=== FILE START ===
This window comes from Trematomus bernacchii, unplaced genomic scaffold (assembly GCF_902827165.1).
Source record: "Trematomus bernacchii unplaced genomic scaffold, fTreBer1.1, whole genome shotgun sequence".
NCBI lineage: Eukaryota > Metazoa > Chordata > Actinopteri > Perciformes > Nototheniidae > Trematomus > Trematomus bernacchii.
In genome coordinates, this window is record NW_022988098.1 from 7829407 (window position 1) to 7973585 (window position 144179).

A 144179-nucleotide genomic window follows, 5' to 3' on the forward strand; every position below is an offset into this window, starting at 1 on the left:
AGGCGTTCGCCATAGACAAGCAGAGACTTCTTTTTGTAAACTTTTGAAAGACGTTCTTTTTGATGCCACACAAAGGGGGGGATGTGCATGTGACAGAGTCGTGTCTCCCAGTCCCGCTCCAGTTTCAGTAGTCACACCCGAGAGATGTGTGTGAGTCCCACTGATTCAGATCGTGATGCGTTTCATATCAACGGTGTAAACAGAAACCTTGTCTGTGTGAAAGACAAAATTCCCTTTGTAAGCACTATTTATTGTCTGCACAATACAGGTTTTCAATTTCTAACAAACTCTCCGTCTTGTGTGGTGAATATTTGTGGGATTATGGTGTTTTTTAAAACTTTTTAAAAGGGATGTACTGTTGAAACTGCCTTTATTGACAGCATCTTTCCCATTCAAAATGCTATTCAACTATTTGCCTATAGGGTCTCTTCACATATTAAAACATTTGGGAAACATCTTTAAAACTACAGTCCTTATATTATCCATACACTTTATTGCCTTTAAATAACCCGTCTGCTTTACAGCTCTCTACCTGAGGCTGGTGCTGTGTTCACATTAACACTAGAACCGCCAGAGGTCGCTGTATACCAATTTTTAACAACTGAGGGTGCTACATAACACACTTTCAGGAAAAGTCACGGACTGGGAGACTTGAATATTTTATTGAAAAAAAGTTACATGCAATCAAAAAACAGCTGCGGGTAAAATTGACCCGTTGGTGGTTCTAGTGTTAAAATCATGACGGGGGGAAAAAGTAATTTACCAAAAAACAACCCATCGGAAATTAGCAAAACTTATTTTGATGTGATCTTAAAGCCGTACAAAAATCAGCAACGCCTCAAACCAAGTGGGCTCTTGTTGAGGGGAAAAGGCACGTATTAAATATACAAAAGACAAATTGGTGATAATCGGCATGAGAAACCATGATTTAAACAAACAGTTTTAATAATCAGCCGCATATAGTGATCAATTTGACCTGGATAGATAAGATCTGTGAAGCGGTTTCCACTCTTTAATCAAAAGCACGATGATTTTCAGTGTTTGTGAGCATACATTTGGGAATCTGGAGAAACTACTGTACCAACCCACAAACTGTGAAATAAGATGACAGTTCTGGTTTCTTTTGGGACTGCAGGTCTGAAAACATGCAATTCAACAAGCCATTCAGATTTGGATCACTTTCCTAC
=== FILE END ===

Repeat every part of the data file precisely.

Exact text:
This window comes from Trematomus bernacchii, unplaced genomic scaffold (assembly GCF_902827165.1).
Source record: "Trematomus bernacchii unplaced genomic scaffold, fTreBer1.1, whole genome shotgun sequence".
NCBI lineage: Eukaryota > Metazoa > Chordata > Actinopteri > Perciformes > Nototheniidae > Trematomus > Trematomus bernacchii.
In genome coordinates, this window is record NW_022988098.1 from 7829407 (window position 1) to 7973585 (window position 144179).

A 144179-nucleotide genomic window follows, 5' to 3' on the forward strand; every position below is an offset into this window, starting at 1 on the left:
AGGCGTTCGCCATAGACAAGCAGAGACTTCTTTTTGTAAACTTTTGAAAGACGTTCTTTTTGATGCCACACAAAGGGGGGGATGTGCATGTGACAGAGTCGTGTCTCCCAGTCCCGCTCCAGTTTCAGTAGTCACACCCGAGAGATGTGTGTGAGTCCCACTGATTCAGATCGTGATGCGTTTCATATCAACGGTGTAAACAGAAACCTTGTCTGTGTGAAAGACAAAATTCCCTTTGTAAGCACTATTTATTGTCTGCACAATACAGGTTTTCAATTTCTAACAAACTCTCCGTCTTGTGTGGTGAATATTTGTGGGATTATGGTGTTTTTTAAAACTTTTTAAAAGGGATGTACTGTTGAAACTGCCTTTATTGACAGCATCTTTCCCATTCAAAATGCTATTCAACTATTTGCCTATAGGGTCTCTTCACATATTAAAACATTTGGGAAACATCTTTAAAACTACAGTCCTTATATTATCCATACACTTTATTGCCTTTAAATAACCCGTCTGCTTTACAGCTCTCTACCTGAGGCTGGTGCTGTGTTCACATTAACACTAGAACCGCCAGAGGTCGCTGTATACCAATTTTTAACAACTGAGGGTGCTACATAACACACTTTCAGGAAAAGTCACGGACTGGGAGACTTGAATATTTTATTGAAAAAAAGTTACATGCAATCAAAAAACAGCTGCGGGTAAAATTGACCCGTTGGTGGTTCTAGTGTTAAAATCATGACGGGGGGAAAAAGTAATTTACCAAAAAACAACCCATCGGAAATTAGCAAAACTTATTTTGATGTGATCTTAAAGCCGTACAAAAATCAGCAACGCCTCAAACCAAGTGGGCTCTTGTTGAGGGGAAAAGGCACGTATTAAATATACAAAAGACAAATTGGTGATAATCGGCATGAGAAACCATGATTTAAACAAACAGTTTTAATAATCAGCCGCATATAGTGATCAATTTGACCTGGATAGATAAGATCTGTGAAGCGGTTTCCACTCTTTAATCAAAAGCACGATGATTTTCAGTGTTTGTGAGCATACATTTGGGAATCTGGAGAAACTACTGTACCAACCCACAAACTGTGAAATAAGATGACAGTTCTGGTTTCTTTTGGGACTGCAGGTCTGAAAACATGCAATTCAACAAGCCATTCAGATTTGGATCACTTTCCTAC